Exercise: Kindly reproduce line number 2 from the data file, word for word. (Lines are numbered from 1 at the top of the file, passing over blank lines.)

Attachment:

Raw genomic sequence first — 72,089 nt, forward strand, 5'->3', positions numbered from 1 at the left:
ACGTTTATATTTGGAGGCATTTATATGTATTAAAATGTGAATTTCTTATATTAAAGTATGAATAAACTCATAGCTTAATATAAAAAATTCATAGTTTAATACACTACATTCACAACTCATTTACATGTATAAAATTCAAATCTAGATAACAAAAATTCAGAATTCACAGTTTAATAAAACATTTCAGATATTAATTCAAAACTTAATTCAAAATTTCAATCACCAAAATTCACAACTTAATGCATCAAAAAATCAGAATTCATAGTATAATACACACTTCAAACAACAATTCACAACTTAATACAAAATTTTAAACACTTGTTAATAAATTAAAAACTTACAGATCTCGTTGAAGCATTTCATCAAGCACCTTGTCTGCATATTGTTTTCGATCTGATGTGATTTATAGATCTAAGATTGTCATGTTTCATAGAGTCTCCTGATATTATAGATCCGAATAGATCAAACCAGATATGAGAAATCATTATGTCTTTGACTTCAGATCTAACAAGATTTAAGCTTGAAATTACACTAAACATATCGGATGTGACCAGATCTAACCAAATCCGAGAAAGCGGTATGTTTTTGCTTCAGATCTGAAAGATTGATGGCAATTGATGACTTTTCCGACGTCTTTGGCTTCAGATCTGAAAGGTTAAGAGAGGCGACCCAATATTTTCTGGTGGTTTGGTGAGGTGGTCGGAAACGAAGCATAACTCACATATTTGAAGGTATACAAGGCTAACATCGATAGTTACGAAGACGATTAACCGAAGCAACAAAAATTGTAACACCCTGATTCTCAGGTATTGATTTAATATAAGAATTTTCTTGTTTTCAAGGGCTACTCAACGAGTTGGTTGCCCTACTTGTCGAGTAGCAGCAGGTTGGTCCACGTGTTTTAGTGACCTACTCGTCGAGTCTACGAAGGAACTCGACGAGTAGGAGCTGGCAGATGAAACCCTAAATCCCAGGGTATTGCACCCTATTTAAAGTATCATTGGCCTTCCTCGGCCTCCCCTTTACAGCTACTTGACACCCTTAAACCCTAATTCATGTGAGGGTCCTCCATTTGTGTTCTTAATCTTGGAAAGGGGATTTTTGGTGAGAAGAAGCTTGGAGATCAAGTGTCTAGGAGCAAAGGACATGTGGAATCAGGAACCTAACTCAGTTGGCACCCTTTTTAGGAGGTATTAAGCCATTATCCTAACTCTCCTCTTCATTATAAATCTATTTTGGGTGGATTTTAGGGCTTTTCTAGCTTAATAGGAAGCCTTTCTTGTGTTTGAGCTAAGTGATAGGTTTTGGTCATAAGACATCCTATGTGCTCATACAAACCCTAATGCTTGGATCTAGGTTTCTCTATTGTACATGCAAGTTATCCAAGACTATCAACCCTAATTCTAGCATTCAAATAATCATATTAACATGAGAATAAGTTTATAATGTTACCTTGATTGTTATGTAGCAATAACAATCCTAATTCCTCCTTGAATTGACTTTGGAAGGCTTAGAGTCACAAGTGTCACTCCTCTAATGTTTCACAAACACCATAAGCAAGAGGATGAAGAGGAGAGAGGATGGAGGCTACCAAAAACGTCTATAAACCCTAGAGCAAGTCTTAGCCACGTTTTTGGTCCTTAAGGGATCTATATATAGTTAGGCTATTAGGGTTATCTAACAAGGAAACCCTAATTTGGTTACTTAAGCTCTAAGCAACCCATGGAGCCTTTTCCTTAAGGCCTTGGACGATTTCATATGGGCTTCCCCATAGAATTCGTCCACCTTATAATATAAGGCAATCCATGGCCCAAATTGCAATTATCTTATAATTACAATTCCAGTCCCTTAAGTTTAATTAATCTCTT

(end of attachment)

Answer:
ACGTTTATATTTGGAGGCATTTATATGTATTAAAATGTGAATTTCTTATATTAAAGTATGAATAAACTCATAGCTTAATATAAAAAATTCATAGTTTAATACACTACATTCACAACTCATTTACATGTATAAAATTCAAATCTAGATAACAAAAATTCAGAATTCACAGTTTAATAAAACATTTCAGATATTAATTCAAAACTTAATTCAAAATTTCAATCACCAAAATTCACAACTTAATGCATCAAAAAATCAGAATTCATAGTATAATACACACTTCAAACAACAATTCACAACTTAATACAAAATTTTAAACACTTGTTAATAAATTAAAAACTTACAGATCTCGTTGAAGCATTTCATCAAGCACCTTGTCTGCATATTGTTTTCGATCTGATGTGATTTATAGATCTAAGATTGTCATGTTTCATAGAGTCTCCTGATATTATAGATCCGAATAGATCAAACCAGATATGAGAAATCATTATGTCTTTGACTTCAGATCTAACAAGATTTAAGCTTGAAATTACACTAAACATATCGGATGTGACCAGATCTAACCAAATCCGAGAAAGCGGTATGTTTTTGCTTCAGATCTGAAAGATTGATGGCAATTGATGACTTTTCCGACGTCTTTGGCTTCAGATCTGAAAGGTTAAGAGAGGCGACCCAATATTTTCTGGTGGTTTGGTGAGGTGGTCGGAAACGAAGCATAACTCACATATTTGAAGGTATACAAGGCTAACATCGATAGTTACGAAGACGATTAACCGAAGCAACAAAAATTGTAACACCCTGATTCTCAGGTATTGATTTAATATAAGAATTTTCTTGTTTTCAAGGGCTACTCAACGAGTTGGTTGCCCTACTTGTCGAGTAGCAGCAGGTTGGTCCACGTGTTTTAGTGACCTACTCGTCGAGTCTACGAAGGAACTCGACGAGTAGGAGCTGGCAGATGAAACCCTAAATCCCAGGGTATTGCACCCTATTTAAAGTATCATTGGCCTTCCTCGGCCTCCCCTTTACAGCTACTTGACACCCTTAAACCCTAATTCATGTGAGGGTCCTCCATTTGTGTTCTTAATCTTGGAAAGGGGATTTTTGGTGAGAAGAAGCTTGGAGATCAAGTGTCTAGGAGCAAAGGACATGTGGAATCAGGAACCTAACTCAGTTGGCACCCTTTTTAGGAGGTATTAAGCCATTATCCTAACTCTCCTCTTCATTATAAATCTATTTTGGGTGGATTTTAGGGCTTTTCTAGCTTAATAGGAAGCCTTTCTTGTGTTTGAGCTAAGTGATAGGTTTTGGTCATAAGACATCCTATGTGCTCATACAAACCCTAATGCTTGGATCTAGGTTTCTCTATTGTACATGCAAGTTATCCAAGACTATCAACCCTAATTCTAGCATTCAAATAATCATATTAACATGAGAATAAGTTTATAATGTTACCTTGATTGTTATGTAGCAATAACAATCCTAATTCCTCCTTGAATTGACTTTGGAAGGCTTAGAGTCACAAGTGTCACTCCTCTAATGTTTCACAAACACCATAAGCAAGAGGATGAAGAGGAGAGAGGATGGAGGCTACCAAAAACGTCTATAAACCCTAGAGCAAGTCTTAGCCACGTTTTTGGTCCTTAAGGGATCTATATATAGTTAGGCTATTAGGGTTATCTAACAAGGAAACCCTAATTTGGTTACTTAAGCTCTAAGCAACCCATGGAGCCTTTTCCTTAAGGCCTTGGACGATTTCATATGGGCTTCCCCATAGAATTCGTCCACCTTATAATATAAGGCAATCCATGGCCCAAATTGCAATTATCTTATAATTACAATTCCAGTCCCTTAAGTTTAATTAATCTCTT